Robot manufacturers continually improve the mechanical structure and motion control to achieve higher path accuracies with improved laser output response. Many features that enhanced the CO2 market are readily available to robot users, including laser height control to adjust the focus, automatic power control to adjust the output to be constant to the travel speed, and laser monitoring. Robotic applications are more flexible because they are not dependent on the rectilinear motion envelope described above. A six-axis robot has the ability to work with other robots and on the same part, improving laser on time. By coordinating or sharing the laser output you can improve efficiency with a smaller investment and with a more compact footprint since the robot takes up only a ‘slice’ of vertical space in the work cell.
Opportunities abound for robotic laser applications and are being largely driven by new materials and construction techniques in the automotive market to the latest in 3D printing technology. The requirements for the latest Café fuel consumption standards and the overweighting of cars with safety equipment has forced manufacturers to seek improvements in materials strength to weight ratio, or light-weighting. Components that are made with hot-pressed steel are more difficult to trim to shape and weld. Fiber lasers offer the flexibility to work in these areas by using the robot to cut and trim hot-stamped components with ease. Robotic fiber laser cutting is a natural extension of the robot’s work envelope or range to process a variety of formed parts that have a 3D profile. Offline programming provides maximum uptime of the laser system, allowing quick changeover since the cutting path can be programmed offline, maximizing valuable laser on time. Path control features allow the robot to self-tune the motion performance to get the most accurate feature. Laser power is controlled through output level, duty, and pulse rate, providing the best cut quality. These functions are automatically adapted to the robot speed, easing the programming.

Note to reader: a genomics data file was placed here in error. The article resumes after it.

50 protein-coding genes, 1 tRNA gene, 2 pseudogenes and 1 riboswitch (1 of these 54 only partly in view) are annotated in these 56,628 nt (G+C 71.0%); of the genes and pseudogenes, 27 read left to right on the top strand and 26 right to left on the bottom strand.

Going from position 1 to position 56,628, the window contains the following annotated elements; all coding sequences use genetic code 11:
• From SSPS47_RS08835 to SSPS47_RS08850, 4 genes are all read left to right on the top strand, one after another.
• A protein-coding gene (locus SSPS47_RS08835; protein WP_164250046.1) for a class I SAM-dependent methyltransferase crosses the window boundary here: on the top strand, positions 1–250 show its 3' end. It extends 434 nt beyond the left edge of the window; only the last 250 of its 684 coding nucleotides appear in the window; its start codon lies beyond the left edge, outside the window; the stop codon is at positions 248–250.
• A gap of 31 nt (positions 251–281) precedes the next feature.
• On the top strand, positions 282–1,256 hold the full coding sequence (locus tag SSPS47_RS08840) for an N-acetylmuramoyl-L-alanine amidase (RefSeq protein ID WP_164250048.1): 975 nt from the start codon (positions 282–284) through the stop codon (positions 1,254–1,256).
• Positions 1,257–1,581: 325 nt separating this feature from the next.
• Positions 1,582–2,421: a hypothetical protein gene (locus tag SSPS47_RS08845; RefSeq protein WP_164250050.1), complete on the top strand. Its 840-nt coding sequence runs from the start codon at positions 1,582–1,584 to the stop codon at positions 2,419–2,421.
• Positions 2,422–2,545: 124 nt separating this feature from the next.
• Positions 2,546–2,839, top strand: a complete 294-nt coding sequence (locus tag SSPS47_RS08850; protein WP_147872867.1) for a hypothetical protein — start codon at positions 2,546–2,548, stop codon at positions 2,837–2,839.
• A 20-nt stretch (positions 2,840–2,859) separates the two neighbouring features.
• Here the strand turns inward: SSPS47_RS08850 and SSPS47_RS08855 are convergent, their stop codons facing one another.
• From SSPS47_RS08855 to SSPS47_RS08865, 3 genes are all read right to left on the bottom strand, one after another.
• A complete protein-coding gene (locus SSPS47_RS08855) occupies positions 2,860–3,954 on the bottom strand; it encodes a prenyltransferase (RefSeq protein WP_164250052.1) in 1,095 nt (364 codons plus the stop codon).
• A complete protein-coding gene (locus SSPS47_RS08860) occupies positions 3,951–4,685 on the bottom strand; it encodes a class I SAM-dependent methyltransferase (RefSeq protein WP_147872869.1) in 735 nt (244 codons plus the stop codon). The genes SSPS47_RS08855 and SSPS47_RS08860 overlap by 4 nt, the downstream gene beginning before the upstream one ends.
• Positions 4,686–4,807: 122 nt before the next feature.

A popular welding application is remote scanner welding where the beam delivery is controlled by a galvanometer system to steer the beam while coordinating the motion of the robot through its path. This technology is well suited to high throughput applications in automotive body welding and specialty applications for marking and surface treatment. Control techniques to coordinate the robot, scanner, and laser offer precise positioning and are easy to use through a single point of control. Higher throughput is achieved when the robot and scanner’s movements are coordinated with simultaneous control. More nameplate manufacturers are using aluminum for automotive body structures and with class ‘a’ finishes. Complex body shapes have become popular as well as further integration of sensors for safety. The challenge is to form the body shapes and hide the sensors so they do not disrupt the cars’ aesthetics. Wire-fed laser welding solutions help support these initiatives by providing a well-controlled feed rate of filler wire into a body seam while precise laser power control causes the weld to form. All of the welding functions are controlled through the robot and are automatically adapted to the robot tool center point velocity along the weld joint. A high-quality weld is formed without the operator programming special ramping techniques with program outputs, the new adaptive welding systems can handle the welding filler wire and laser power repeatedly.
Robotic laser control has matured from the cumulative learning experience of CNC applications while offering the utmost in flexibility. The future looks very bright as more and more laser processes and markets mature such as material conditioning, 3D printing, and future flexible robotic laser applications.
Michael Sharpe is a Staff Engineer in the Materials Joining Group at FANUC America Corp.